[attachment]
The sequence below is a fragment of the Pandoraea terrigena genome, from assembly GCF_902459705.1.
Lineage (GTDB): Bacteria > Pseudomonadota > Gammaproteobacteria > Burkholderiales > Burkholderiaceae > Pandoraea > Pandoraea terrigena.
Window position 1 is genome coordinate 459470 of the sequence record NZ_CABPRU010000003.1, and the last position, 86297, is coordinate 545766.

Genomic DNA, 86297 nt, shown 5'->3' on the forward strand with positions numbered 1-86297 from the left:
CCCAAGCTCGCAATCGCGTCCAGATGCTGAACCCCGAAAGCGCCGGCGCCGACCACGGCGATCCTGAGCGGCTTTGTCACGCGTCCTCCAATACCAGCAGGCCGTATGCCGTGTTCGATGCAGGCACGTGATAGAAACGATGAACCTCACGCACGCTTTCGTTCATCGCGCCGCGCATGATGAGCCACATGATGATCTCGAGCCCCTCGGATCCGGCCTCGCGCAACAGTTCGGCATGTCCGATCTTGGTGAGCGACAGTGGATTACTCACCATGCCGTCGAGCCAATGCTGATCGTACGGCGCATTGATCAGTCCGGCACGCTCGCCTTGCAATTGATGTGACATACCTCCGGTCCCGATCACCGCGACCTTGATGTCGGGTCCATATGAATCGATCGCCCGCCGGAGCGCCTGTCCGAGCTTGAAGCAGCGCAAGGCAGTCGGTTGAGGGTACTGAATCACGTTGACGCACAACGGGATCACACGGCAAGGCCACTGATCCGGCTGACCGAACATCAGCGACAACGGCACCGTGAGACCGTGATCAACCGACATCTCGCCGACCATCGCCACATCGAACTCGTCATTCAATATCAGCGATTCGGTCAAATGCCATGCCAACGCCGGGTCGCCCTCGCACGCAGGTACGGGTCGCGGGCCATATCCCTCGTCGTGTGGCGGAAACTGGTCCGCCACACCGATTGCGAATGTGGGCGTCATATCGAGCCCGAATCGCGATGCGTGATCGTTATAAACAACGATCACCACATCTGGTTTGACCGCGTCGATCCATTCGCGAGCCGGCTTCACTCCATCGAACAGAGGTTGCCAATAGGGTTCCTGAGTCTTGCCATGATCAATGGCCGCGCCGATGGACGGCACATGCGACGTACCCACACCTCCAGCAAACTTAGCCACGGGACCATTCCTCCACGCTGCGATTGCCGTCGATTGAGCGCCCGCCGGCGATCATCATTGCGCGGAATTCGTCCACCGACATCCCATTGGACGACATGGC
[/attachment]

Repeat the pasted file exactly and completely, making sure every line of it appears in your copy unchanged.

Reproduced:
The sequence below is a fragment of the Pandoraea terrigena genome, from assembly GCF_902459705.1.
Lineage (GTDB): Bacteria > Pseudomonadota > Gammaproteobacteria > Burkholderiales > Burkholderiaceae > Pandoraea > Pandoraea terrigena.
Window position 1 is genome coordinate 459470 of the sequence record NZ_CABPRU010000003.1, and the last position, 86297, is coordinate 545766.

Genomic DNA, 86297 nt, shown 5'->3' on the forward strand with positions numbered 1-86297 from the left:
CCCAAGCTCGCAATCGCGTCCAGATGCTGAACCCCGAAAGCGCCGGCGCCGACCACGGCGATCCTGAGCGGCTTTGTCACGCGTCCTCCAATACCAGCAGGCCGTATGCCGTGTTCGATGCAGGCACGTGATAGAAACGATGAACCTCACGCACGCTTTCGTTCATCGCGCCGCGCATGATGAGCCACATGATGATCTCGAGCCCCTCGGATCCGGCCTCGCGCAACAGTTCGGCATGTCCGATCTTGGTGAGCGACAGTGGATTACTCACCATGCCGTCGAGCCAATGCTGATCGTACGGCGCATTGATCAGTCCGGCACGCTCGCCTTGCAATTGATGTGACATACCTCCGGTCCCGATCACCGCGACCTTGATGTCGGGTCCATATGAATCGATCGCCCGCCGGAGCGCCTGTCCGAGCTTGAAGCAGCGCAAGGCAGTCGGTTGAGGGTACTGAATCACGTTGACGCACAACGGGATCACACGGCAAGGCCACTGATCCGGCTGACCGAACATCAGCGACAACGGCACCGTGAGACCGTGATCAACCGACATCTCGCCGACCATCGCCACATCGAACTCGTCATTCAATATCAGCGATTCGGTCAAATGCCATGCCAACGCCGGGTCGCCCTCGCACGCAGGTACGGGTCGCGGGCCATATCCCTCGTCGTGTGGCGGAAACTGGTCCGCCACACCGATTGCGAATGTGGGCGTCATATCGAGCCCGAATCGCGATGCGTGATCGTTATAAACAACGATCACCACATCTGGTTTGACCGCGTCGATCCATTCGCGAGCCGGCTTCACTCCATCGAACAGAGGTTGCCAATAGGGTTCCTGAGTCTTGCCATGATCAATGGCCGCGCCGATGGACGGCACATGCGACGTACCCACACCTCCAGCAAACTTAGCCACGGGACCATTCCTCCACGCTGCGATTGCCGTCGATTGAGCGCCCGCCGGCGATCATCATTGCGCGGAATTCGTCCACCGACATCCCATTGGACGACATGGC